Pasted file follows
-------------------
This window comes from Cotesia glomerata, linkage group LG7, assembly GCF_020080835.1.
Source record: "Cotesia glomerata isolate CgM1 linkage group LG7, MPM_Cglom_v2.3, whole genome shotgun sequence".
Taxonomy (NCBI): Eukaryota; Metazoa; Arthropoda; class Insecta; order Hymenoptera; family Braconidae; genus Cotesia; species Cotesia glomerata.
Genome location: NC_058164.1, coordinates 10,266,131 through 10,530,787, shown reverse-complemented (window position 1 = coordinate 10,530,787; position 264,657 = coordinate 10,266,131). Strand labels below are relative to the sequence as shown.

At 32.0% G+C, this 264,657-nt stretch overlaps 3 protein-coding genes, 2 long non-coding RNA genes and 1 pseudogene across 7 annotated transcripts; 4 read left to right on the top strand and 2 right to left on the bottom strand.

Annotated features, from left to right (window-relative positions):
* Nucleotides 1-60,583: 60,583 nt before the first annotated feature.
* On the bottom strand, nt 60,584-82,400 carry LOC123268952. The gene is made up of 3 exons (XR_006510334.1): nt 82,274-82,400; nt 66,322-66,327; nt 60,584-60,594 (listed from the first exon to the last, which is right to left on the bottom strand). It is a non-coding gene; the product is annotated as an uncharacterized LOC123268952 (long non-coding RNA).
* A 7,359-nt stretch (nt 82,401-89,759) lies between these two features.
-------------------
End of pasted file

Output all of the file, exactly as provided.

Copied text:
This window comes from Cotesia glomerata, linkage group LG7, assembly GCF_020080835.1.
Source record: "Cotesia glomerata isolate CgM1 linkage group LG7, MPM_Cglom_v2.3, whole genome shotgun sequence".
Taxonomy (NCBI): Eukaryota; Metazoa; Arthropoda; class Insecta; order Hymenoptera; family Braconidae; genus Cotesia; species Cotesia glomerata.
Genome location: NC_058164.1, coordinates 10,266,131 through 10,530,787, shown reverse-complemented (window position 1 = coordinate 10,530,787; position 264,657 = coordinate 10,266,131). Strand labels below are relative to the sequence as shown.

At 32.0% G+C, this 264,657-nt stretch overlaps 3 protein-coding genes, 2 long non-coding RNA genes and 1 pseudogene across 7 annotated transcripts; 4 read left to right on the top strand and 2 right to left on the bottom strand.

Annotated features, from left to right (window-relative positions):
* Nucleotides 1-60,583: 60,583 nt before the first annotated feature.
* On the bottom strand, nt 60,584-82,400 carry LOC123268952. The gene is made up of 3 exons (XR_006510334.1): nt 82,274-82,400; nt 66,322-66,327; nt 60,584-60,594 (listed from the first exon to the last, which is right to left on the bottom strand). It is a non-coding gene; the product is annotated as an uncharacterized LOC123268952 (long non-coding RNA).
* A 7,359-nt stretch (nt 82,401-89,759) lies between these two features.